Rhys: Lars's overall mission of driving innovation forward and the people of space is an inspiring one. As I learned during our conversation, everything he does in his career relates back to this underlying goal. So it's clear that he's driven by a deep sense of passion and purpose. Unsurprisingly, Lars defines his approach to people ops as being orientated around innovation and creativity. He's constantly looking to push the boundaries with out of the box thinking. And one of the ways he's doing this currently is through his open source initiative.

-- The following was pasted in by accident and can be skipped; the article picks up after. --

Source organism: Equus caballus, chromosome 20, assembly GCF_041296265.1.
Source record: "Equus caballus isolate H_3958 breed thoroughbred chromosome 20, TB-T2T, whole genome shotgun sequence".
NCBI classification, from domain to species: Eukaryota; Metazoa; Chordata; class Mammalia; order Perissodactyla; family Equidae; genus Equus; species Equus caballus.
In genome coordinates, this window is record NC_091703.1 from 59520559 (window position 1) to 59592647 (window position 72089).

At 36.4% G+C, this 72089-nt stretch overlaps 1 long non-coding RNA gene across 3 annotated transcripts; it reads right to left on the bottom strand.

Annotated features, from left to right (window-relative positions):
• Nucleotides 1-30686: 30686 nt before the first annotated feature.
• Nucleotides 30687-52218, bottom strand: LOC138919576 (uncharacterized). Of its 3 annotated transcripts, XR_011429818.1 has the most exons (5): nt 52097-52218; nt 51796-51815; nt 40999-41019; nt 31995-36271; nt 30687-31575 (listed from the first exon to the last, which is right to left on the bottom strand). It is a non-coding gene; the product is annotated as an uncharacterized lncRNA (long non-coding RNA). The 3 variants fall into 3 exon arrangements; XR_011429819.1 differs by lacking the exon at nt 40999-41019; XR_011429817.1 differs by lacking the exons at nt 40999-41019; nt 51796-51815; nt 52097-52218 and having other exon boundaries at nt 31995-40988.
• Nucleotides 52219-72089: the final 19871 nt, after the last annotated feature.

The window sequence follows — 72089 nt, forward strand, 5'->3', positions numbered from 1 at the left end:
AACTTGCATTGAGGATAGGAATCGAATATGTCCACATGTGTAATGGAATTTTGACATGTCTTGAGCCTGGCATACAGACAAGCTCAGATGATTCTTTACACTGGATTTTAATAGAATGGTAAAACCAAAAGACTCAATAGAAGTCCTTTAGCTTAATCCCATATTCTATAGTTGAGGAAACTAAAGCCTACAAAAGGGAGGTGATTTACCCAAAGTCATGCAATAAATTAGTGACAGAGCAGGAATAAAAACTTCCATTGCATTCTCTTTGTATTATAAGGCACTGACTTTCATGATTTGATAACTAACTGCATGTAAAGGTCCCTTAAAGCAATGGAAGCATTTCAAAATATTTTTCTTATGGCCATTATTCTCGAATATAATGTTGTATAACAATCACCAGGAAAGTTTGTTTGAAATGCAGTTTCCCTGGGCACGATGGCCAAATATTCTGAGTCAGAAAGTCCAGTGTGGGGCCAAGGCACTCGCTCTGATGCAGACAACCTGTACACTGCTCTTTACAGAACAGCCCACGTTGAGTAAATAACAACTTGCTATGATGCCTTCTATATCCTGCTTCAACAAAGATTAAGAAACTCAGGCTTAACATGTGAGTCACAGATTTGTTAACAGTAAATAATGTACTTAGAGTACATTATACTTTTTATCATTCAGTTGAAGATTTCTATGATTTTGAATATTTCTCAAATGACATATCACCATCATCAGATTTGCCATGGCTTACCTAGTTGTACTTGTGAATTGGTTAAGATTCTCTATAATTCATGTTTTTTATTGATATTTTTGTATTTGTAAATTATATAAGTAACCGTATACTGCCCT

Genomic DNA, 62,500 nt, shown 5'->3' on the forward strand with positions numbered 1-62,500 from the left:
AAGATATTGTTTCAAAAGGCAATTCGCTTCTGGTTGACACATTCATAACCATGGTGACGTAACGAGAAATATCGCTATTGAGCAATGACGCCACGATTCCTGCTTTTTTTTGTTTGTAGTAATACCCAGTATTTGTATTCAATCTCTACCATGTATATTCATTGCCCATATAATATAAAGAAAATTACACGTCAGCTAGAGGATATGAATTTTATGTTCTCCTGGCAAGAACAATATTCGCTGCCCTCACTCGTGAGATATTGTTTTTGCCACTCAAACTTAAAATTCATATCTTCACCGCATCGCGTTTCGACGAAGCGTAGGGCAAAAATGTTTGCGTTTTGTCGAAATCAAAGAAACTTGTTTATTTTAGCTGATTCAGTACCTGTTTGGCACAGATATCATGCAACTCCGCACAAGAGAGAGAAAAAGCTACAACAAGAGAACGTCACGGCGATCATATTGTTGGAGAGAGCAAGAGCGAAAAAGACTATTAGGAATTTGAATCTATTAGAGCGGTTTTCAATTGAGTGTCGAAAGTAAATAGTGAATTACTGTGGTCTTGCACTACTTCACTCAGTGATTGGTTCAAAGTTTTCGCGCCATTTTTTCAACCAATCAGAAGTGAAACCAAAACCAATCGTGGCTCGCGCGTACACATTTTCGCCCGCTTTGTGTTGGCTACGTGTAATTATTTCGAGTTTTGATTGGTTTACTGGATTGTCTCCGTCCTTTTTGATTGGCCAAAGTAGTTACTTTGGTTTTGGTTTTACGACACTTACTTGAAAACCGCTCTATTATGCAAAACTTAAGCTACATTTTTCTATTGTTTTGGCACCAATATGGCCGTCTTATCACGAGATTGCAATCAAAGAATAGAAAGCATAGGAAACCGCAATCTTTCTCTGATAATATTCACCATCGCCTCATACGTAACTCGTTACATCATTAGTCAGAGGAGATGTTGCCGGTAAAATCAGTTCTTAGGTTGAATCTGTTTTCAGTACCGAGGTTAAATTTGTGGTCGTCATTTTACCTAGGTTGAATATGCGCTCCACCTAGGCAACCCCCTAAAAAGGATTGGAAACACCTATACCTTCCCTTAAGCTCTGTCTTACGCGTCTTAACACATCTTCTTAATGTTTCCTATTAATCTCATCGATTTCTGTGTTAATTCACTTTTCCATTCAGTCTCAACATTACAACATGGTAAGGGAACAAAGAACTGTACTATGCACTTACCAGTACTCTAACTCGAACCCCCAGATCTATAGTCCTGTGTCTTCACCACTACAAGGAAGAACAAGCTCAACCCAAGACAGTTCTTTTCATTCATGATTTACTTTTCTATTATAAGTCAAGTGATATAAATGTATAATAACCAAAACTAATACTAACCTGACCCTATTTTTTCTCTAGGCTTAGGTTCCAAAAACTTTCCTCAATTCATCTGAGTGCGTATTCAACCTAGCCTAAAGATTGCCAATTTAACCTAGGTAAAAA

Lars: I think when it comes to my philosophy around people ops, I've been really fortunate over my career and especially when you factor in some of the media channels I've had offered to to work on is to work with incredible chief people officers, CHROs, people leaders that are really pushing the boundaries of the field. And it have been for a while. And so, you know, I have a really interesting seat in the industry because I myself am not a practitioner, you know, I'm not in that seat. But because of my podcast and open source and editorial projects, you know, I'm deeply embedded in that world and in that space. And I have a front row seat to kind of trends of where things are going and what's next and what are some of the big challenges that you know, people operators are grappling with right now. So I think for for my approach, it's really oriented around innovation, creativity, iteration and most importantly, I think just in terms of my own ethos around people ops is open source. You know, I've been a champion of open source for years and I think that that is probably the single, the two things. One is open source. Two is community. I think the and the intersection of those two things is probably the most transformative thing in people operations right now because we're no longer working in silos. We're no longer, you know, black boxes who, you know, can't learn from each other in a way in a meaningful way that scales outside of those one-to-one relationships that we've always had. So I'm a huge proponent and champion of building in public and amplifying work of practitioners who are doing that to help it reach a broader audience. So I think when you look at open source and there's lots of different flavors of it, so for example, you know, HR Open Source was an initiative that I co-founded with my friend Ambrosia Vertesi back in 2015. I'm no longer involved in HR Open Source. We turn that over to an operating board. And so now I'm just a cheerleader on the sidelines. But, you know, really like a lot of good things, the idea of HR Open Source started over beers and queso at south by Southwest. And Ambrosia and I, you know, I had come up more from recruiting. She had come up more from H.R. and we were at a point in our careers where we were pretty deeply plugged in to these different communities and ecosystems of people doing really innovative work in both of those spaces. And for us, we likened it to plugging into the matrix. Once we had access to this kind of collective intellect of these people that were really pushing the boundaries of the field, it drastically scaled our ability to make an impact in our current role. And so we said, that's great for us. But the vast majority of practitioners are still operating in these legacy siloed black box models where they don't have access to those ideas and those templates and that information. And so because both of us had spent a lot of time working in tech, we know we looked at open source software as a blueprint and said, could something like that work in H.R. and so that was really the driver behind HR Open Source. We piloted it within Hootsuite for the first five months. You know, after that, we determined that it did have traction. We spun it out as its own thing and watched it grow to over 10000 members and over 100 countries. And the real philosophy behind it, it wasn't so much, there is no proprietary nature to HR Open Source, like we cheered on every whether it was Google Rework, hacking, H.R., disrupt, H.R., you know, any entity, community or organization that was being built around opening access and opening practices and opening ideas and templates and sharing. We wanted to champion and I still want to champion. And so that's really the driver and kind of how HR Open Source came to be. And I think, you know, it came at a pivotal time in our organization and our industry, I should say where if you look across the industry now, there's lots of different communities and organizations and groups that I would frame is open source. I think the idea of sharing practices and building in public by default is gaining more momentum as opposed to even five years ago, where very few companies did that. And so it's been it's been amazing to watch our views towards open source evolve over this time, particularly over the last two years with the pandemic. That's been an absolute, you know, accelerator in people sharing practices. Because again, when you think about the early days of the pandemic, none of us had been through anything like that. There was no playbook around, well, this is how you navigate your global workforce through a global pandemic, the once in a generation global pandemic. Nobody knew what to do. We look to each other, Hey, how are you approaching this? Hey, where are you going for news? Hey, how are you informing your employees? And we leaned on that ability to tap into others, our peers, ideas and practices to steer our own strategy. So that was just, you know, that was an absolute proof point in the value of open source. And I think for for me, that was kind of the turning point. I think there's no going back and there's no questioning whether open source is the future. Those that don't see that, you know, they're really going to struggle, I think, to kind of find a home in this new generation of H.R. and people ops.